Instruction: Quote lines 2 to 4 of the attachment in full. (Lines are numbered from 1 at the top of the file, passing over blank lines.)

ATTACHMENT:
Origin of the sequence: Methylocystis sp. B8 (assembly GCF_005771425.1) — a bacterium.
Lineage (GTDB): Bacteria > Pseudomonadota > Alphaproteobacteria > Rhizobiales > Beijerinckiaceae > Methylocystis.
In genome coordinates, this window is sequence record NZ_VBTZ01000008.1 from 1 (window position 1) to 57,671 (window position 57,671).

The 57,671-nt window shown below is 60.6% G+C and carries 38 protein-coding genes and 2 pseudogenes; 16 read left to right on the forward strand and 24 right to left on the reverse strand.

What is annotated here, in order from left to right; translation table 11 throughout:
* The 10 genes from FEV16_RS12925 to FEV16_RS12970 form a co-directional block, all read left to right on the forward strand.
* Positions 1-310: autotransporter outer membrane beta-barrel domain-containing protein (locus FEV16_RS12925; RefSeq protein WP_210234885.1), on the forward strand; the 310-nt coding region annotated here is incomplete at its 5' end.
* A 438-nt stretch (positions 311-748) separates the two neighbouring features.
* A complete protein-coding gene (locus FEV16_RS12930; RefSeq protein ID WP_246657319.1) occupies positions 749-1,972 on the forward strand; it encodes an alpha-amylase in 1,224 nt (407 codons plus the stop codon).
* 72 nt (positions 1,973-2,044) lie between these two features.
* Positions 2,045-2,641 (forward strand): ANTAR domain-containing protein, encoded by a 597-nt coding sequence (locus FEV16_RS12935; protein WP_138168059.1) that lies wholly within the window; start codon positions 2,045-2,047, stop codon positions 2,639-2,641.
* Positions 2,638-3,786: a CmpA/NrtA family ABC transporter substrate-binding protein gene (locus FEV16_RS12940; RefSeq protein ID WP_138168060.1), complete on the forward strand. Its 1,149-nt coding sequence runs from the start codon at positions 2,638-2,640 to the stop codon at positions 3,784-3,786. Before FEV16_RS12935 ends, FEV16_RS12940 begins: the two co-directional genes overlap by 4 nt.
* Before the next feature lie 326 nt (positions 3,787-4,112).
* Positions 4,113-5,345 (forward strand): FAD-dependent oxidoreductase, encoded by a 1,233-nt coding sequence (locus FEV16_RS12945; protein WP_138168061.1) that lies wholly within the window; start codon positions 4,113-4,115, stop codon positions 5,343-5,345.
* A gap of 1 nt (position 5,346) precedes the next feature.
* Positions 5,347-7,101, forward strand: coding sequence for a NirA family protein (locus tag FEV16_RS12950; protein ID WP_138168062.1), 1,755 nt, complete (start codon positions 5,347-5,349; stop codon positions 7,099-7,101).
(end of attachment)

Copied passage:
Lineage (GTDB): Bacteria > Pseudomonadota > Alphaproteobacteria > Rhizobiales > Beijerinckiaceae > Methylocystis.
In genome coordinates, this window is sequence record NZ_VBTZ01000008.1 from 1 (window position 1) to 57,671 (window position 57,671).

The 57,671-nt window shown below is 60.6% G+C and carries 38 protein-coding genes and 2 pseudogenes; 16 read left to right on the forward strand and 24 right to left on the reverse strand.